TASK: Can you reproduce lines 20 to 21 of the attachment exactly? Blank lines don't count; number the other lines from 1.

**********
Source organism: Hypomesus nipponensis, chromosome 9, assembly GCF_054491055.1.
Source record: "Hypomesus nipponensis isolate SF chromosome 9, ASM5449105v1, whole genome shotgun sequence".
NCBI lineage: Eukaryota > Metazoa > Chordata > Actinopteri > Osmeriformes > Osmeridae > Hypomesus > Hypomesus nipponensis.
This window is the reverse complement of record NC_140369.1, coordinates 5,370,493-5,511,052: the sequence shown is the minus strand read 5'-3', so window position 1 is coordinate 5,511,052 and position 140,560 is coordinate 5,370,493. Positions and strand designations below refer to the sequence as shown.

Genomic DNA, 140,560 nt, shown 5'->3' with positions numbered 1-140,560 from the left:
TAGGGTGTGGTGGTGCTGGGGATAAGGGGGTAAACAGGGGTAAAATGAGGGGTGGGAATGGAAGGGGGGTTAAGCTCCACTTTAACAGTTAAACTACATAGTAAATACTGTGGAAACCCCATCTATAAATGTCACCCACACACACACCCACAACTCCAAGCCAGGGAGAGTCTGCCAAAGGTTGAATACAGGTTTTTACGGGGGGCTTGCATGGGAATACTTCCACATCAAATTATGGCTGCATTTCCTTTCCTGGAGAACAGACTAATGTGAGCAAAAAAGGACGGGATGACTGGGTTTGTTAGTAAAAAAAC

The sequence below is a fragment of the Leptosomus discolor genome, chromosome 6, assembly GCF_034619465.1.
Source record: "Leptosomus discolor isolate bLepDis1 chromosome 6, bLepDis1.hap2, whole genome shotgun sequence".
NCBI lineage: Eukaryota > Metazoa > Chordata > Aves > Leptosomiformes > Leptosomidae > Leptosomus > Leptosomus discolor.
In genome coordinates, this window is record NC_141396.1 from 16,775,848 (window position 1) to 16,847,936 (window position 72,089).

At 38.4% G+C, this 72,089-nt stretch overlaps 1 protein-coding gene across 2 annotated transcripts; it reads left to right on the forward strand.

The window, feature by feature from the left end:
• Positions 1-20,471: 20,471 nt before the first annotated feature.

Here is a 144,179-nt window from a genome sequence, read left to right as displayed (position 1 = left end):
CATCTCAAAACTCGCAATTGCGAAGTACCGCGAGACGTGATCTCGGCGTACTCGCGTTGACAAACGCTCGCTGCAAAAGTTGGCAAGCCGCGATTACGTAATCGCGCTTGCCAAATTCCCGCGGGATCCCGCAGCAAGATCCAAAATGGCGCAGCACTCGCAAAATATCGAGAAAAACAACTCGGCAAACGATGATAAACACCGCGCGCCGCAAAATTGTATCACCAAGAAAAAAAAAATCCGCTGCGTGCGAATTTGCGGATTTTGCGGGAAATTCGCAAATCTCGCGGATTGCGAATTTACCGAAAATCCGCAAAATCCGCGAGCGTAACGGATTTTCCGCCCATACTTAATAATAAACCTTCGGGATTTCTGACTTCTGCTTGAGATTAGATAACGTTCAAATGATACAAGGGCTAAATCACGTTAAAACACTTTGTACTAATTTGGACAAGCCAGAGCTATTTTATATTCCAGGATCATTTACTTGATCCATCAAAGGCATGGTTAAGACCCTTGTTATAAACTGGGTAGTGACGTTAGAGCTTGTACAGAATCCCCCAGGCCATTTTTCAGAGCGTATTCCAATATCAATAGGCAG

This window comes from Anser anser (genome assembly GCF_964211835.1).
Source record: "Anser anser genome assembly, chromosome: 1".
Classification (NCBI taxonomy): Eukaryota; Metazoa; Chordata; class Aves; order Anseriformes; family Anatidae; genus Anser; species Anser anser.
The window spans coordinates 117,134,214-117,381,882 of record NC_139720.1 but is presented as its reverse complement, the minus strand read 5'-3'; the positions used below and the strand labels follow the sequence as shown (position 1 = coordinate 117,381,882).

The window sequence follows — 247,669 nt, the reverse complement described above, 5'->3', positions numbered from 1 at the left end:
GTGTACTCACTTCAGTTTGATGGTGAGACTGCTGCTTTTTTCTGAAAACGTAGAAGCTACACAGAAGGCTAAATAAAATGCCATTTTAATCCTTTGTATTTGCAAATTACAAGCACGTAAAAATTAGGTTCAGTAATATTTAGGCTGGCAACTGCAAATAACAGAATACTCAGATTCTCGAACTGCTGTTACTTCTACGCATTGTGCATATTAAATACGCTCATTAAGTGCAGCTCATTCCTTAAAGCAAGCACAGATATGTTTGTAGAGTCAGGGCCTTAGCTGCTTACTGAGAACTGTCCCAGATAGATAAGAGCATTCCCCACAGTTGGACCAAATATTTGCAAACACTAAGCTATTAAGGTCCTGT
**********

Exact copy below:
The window sequence follows — 247,669 nt, the reverse complement described above, 5'->3', positions numbered from 1 at the left end:
GTGTACTCACTTCAGTTTGATGGTGAGACTGCTGCTTTTTTCTGAAAACGTAGAAGCTACACAGAAGGCTAAATAAAATGCCATTTTAATCCTTTGTATTTGCAAATTACAAGCACGTAAAAATTAGGTTCAGTAATATTTAGGCTGGCAACTGCAAATAACAGAATACTCAGATTCTCGAACTGCTGTTACTTCTACGCATTGTGCATATTAAATACGCTCATTAAGTGCAGCTCATTCCTTAAAGCAAGCACAGATATGTTTGTAGAGTCAGGGCCTTAGCTGCTTACTGAGAACTGTCCCAGATAGATAAGAGCATTCCCCACAGTTGGACCAAATATTTGCAAACACTAAGCTATTAAGGTCCTGT